In the world of Soros district attorneys in big blue cities, it's amazing what passes for 'ethics and integrity' in policing the police. Fox News's Bill Melugin has gotten hold of the actual arrest affidavit of Diana Teran, the top deputy to District Attorney George Gascon, who was busted last April for illegally accessing and downloading 11 police records, each act a felony, for her own purposes.


#2 Red States Notify Biden Admin of Lawsuit Over ‘Nonsensical’ EV Rule - Brianna Herlihy for Fox News, and Attorney General Russell Coleman, and The Epoch Times on X

A group of 26 Republican attorneys general have notified the Biden administration they will challenge the latest fuel emissions restrictions, calling a new federal rule "the latest attempt to drive gas-powered cars off the road."  Attorneys General Russell Coleman of Kentucky and Patrick Morrisey of West Virginia on Wednesday filed a notice in the 6th Circuit that they will file suit against the National Highway Traffic Safety Administration's rule titled "Corporate Average Fuel Economy Standards for Passenger Cars and Light Trucks for Model Years 2027 and Beyond and Fuel Efficiency Standards for Heavy-Duty Pickup Trucks and Vans for Model Years 2030 and Beyond."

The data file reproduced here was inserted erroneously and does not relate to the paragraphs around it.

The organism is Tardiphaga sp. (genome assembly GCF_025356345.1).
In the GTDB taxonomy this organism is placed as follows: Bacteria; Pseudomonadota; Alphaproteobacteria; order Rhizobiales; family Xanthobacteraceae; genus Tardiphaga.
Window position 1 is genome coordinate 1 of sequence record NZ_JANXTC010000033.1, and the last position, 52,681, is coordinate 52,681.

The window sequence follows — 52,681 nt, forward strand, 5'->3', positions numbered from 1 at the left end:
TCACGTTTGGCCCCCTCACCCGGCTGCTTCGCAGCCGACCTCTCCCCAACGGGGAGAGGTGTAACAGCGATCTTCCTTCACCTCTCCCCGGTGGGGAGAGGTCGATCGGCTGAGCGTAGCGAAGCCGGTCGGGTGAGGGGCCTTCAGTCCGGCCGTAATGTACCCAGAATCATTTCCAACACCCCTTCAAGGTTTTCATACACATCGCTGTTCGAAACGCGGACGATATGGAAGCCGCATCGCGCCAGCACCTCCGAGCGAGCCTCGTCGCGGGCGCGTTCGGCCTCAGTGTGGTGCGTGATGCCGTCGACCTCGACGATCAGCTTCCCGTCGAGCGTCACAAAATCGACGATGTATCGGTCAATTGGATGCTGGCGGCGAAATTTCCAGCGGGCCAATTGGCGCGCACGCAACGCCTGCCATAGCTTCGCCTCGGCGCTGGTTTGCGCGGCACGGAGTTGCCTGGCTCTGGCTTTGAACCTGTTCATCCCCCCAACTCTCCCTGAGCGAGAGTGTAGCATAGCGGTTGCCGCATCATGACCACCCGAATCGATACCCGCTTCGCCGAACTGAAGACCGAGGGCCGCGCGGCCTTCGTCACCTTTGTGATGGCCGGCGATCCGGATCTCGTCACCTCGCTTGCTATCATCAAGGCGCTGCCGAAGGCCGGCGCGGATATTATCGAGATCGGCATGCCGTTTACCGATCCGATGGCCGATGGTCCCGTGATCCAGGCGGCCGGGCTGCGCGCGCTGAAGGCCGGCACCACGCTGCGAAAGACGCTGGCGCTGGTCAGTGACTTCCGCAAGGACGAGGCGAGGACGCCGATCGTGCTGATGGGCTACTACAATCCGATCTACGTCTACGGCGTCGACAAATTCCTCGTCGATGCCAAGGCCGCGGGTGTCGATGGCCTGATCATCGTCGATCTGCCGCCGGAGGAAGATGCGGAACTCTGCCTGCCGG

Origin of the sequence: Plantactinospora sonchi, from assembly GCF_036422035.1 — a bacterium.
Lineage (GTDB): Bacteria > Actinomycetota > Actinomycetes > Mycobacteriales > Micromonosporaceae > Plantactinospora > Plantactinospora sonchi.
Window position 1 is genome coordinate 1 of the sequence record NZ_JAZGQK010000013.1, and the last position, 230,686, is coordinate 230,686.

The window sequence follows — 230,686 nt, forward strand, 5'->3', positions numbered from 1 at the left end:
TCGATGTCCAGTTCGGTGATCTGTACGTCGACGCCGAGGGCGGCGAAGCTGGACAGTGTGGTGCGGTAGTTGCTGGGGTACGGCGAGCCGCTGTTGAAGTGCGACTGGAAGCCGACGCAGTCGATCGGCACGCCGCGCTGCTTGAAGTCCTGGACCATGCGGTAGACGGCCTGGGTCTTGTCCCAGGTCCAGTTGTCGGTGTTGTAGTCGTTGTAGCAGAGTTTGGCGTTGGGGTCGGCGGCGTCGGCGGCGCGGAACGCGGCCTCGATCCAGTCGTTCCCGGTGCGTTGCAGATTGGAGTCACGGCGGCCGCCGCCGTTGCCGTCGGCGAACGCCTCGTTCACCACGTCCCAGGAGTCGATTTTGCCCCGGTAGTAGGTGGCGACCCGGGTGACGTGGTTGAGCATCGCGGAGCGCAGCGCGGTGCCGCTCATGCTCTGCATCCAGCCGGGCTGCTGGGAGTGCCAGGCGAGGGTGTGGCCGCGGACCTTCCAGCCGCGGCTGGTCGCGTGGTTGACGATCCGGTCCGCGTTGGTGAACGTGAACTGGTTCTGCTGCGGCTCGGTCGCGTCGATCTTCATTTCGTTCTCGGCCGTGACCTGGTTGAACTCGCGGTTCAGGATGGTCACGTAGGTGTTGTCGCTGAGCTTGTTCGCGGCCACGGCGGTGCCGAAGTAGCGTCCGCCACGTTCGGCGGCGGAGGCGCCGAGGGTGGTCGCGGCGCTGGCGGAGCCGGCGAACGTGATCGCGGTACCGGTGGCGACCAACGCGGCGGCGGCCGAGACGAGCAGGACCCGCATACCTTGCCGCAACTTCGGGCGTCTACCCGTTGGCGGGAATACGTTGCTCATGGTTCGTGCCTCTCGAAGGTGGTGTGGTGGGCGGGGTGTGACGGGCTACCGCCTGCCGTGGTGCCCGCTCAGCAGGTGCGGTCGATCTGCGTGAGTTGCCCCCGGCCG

#1 US Army Revises Standards On Prohibited Extremist Activity - Tyler Durden ZeroHedge, and Anna and The Stripes on X

Secretary of the Army Christine Wormuth signed off on a pair of memos, published on June 26, that refine how the service will handle protests and extremist or gang activity within the ranks, and report suspected prohibited behavior. One memo a directive for “Handling Protest, Extremist, and Criminal Gang Activities“ and the other is a directive for ”Reporting Prohibited Activities.” The memo on Handling Protest, Extremist, and Criminal Gang Activities states that prohibited activity within the Army can include distributing extremist materials online. This new Army memo reinforces a policy approach articulated by the U.S. Department of Defense in a November 2021 memo, which states that “an action taken to replicate content from one online location to another” can qualify as distributing extremist content online. The new Army memo now states the prohibited online distribution of extremist activity can include liking, sharing, and “re-tweeting” said content.


And Now for Something Special smiley

How to Make Raw Milk Cheese at Home, According to an Expert Farmer - Ryan Cashman for Bright - The Epoch Times
Beth Dougherty likes to joke that she started making cheese about five minutes after she and her husband, Shawn, started getting milk from their first Jersey heifer in 2001. With 5 gallons a day coming into their kitchen, storage space was at a premium. “By day three, there was no room in the refrigerator,” Mrs. Dougherty said. Having grown up around conventional agriculture, Mrs. Dougherty was no stranger to the abundance of dairy production. However, she and her husband were far from conventional farmers...